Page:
Thursday, March 11, 2010

DVD Review: Evangelion 1.11: You are (Not) Alone

Evangelion 1.11 may very well be the greatest thing to happen to anime's awesome. Let's just leave it at that.

Have you ever heard of a little show called Neon Genesis Evangelion? Perhaps you may recall this little number from the mid-90's? You know, it's that one with giant mechs piloted by children prone to psychotic breakdowns as they try to save the human race for annihilation. Yes, THAT Evangelion!
It should go without saying that the original series was a breakout success and proved to be a benchmark for anime at the point in time that it came out. Things being what they were, however, the show wound up ending on a rather convoluted note. Rather than go into the details, let's just say that it was so confusing that the original staff put together a couple of OVA releases in an attempt to make it clearer. Their efforts were successful enough, but there was still the feeling that the franchise could have been done better. Now, over a decade later, Hideaki Anno and company have reignited the project as a series of films. The first, Evangelion: You are (Not) Alone is here in my hands.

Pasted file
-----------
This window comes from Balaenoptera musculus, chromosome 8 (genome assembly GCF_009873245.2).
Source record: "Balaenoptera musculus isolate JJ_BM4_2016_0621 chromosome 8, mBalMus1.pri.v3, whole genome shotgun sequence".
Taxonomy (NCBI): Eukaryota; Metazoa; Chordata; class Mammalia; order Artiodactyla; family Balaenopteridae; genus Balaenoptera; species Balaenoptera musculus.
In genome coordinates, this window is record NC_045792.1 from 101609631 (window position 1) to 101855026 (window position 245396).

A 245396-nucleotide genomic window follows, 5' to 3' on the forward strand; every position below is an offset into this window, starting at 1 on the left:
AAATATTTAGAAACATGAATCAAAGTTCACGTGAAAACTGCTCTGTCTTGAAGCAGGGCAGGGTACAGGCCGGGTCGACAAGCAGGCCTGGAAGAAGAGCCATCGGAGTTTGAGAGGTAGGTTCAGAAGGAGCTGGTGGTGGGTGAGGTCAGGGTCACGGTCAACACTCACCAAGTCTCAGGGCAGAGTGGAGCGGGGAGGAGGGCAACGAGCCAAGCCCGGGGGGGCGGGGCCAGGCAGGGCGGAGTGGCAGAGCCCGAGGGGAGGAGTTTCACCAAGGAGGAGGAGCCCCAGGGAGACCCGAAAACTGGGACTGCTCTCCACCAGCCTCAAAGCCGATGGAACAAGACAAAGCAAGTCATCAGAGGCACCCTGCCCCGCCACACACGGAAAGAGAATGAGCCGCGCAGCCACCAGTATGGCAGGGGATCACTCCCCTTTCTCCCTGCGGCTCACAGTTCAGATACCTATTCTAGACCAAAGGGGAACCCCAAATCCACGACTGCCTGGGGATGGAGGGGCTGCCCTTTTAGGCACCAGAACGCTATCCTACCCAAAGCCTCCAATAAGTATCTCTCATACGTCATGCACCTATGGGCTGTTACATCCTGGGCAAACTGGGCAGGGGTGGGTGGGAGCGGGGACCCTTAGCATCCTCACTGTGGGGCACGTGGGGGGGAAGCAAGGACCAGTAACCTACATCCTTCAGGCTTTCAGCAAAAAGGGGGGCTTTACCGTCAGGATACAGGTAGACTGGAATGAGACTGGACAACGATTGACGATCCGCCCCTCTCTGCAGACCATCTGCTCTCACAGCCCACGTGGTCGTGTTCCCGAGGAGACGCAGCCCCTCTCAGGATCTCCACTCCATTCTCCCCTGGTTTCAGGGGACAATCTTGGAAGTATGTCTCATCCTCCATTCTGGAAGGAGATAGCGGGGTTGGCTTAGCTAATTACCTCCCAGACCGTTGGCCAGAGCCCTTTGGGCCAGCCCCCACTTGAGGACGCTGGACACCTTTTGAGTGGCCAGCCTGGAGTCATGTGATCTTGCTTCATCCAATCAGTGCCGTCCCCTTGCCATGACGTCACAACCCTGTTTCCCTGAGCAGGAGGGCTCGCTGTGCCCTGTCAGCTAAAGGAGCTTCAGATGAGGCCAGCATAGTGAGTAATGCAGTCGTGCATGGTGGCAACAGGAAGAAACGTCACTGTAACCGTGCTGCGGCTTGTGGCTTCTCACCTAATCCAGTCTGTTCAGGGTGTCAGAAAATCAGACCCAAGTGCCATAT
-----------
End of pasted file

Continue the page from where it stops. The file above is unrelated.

In case you're unfamiliar with this revitalization of the franchise, then let me fill you in. Basically what happened here was the original animation was cleaned up and interspersed with new animation and effects. The story was tightened up as well to make things more cohesive. This first film is more or less the consolidation and combination of the first six episodes. It was released a few months back here in the States as Evangelion 1.01, but a special edition in the form of 1.11 has just come out with additional animation and bonus features. The release is available on Blu-ray and 2-disc standard definition DVD as well.